Gallbladder symptoms can creep up on you suddenly, leaving subtle hints that a problem is at bay. If you ignore the signs and do not make dietary changes, the result can be an all out gallbladder attack that can leave you writhing in pain. A fatty diet, obesity, alcohol abuse, high cholesterol and heredity are all factors that play a big role in the health and efficiency of your gallbladder.
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What is the Gallbladder?
The gallbladder is a small, pod shaped organ that collects bile produced by the liver. MedlinePlus explains that the bile that is stored within the confines of the gallbladder helps the body digest any fatty foods that are eaten; later releasing it into the duodenum (upper small intestine). Sometimes, cholesterol forms solid deposits (gallstones) that can form obstruction between the gallbladder and the bile duct, or inflammation. The result is often a gallbladder attack.
Your Right Side
A symptom that your gallbladder could be giving you a problem is pain in the upper right quadrant of your abdomen. Not to be confused with acute appendicitis pain, which is located in the lower abdomen, MayoClinic reports that the pain of a gallbladder attack can also radiate to the shoulder blades, with pain lasting between 30 minutes and several hours.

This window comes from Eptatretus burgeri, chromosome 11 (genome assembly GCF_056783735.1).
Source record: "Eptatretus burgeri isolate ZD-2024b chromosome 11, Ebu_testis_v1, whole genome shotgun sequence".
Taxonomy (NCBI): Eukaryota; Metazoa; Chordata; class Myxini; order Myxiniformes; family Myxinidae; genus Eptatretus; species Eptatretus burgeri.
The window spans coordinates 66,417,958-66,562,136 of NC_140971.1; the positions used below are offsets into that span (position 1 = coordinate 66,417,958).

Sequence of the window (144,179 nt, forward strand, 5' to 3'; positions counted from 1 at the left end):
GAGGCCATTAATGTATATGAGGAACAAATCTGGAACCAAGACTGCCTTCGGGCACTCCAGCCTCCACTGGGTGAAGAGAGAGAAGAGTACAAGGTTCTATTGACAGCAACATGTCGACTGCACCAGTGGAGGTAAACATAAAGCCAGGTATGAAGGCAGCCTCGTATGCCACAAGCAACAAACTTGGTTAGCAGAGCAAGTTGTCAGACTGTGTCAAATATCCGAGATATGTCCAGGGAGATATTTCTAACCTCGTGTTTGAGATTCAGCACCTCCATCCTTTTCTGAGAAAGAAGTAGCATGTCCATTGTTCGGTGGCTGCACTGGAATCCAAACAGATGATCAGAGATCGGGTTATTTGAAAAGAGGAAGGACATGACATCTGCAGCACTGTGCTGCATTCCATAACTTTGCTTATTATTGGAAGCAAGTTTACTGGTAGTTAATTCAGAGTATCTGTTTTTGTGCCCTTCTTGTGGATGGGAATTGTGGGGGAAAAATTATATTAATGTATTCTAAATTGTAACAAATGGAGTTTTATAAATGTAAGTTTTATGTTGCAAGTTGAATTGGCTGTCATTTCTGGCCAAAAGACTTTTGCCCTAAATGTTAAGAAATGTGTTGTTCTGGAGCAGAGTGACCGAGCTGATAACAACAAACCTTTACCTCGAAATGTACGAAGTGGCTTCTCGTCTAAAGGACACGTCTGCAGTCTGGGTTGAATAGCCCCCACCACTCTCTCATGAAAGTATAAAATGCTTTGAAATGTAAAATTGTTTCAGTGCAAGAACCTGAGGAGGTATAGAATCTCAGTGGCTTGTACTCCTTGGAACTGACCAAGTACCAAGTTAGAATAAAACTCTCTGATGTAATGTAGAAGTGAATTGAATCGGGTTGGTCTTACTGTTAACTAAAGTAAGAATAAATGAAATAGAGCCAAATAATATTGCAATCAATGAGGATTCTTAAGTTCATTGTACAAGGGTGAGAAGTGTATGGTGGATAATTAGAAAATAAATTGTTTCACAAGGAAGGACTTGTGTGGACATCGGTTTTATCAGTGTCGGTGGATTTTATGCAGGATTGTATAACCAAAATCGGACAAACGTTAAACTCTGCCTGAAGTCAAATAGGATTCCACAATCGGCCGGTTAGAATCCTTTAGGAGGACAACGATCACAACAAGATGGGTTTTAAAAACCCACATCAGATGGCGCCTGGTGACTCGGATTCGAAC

Constipation, Gas, Bloating and Chalky Stools
Symptoms of impending gallbladder problems can begin with a continuous feeling of bloat along with recurring gas. Chalky, or light stools, can also develop with a noticeable change in consistency. According to gallbladderattack.com, the most overlooked symptom of a gallbladder problem is constipation --- this symptom can be related to so many other digestive disorders that if constipation exists as a sole symptom, a connection is not often made.
The Merck Manuals explains that fever accompanies gallbladder pain in approximately one-third of the diagnosed cases of a gallbladder attack. Fever usually begins as a low grade temperature, which spikes above 38 degrees Celsius. At this time it is imperative to contact your physician to prevent a dangerously high fever and possible complications that can result.
A bile duct obstruction that is caused by a build-up of gallstones that create a blockage can be a life threatening situation that should be treated promptly. According to the University of Maryland Medical Center, a bile duct obstruction can cause jaundice, drop in blood pressure, upset stomach and vomiting, and dark urine.
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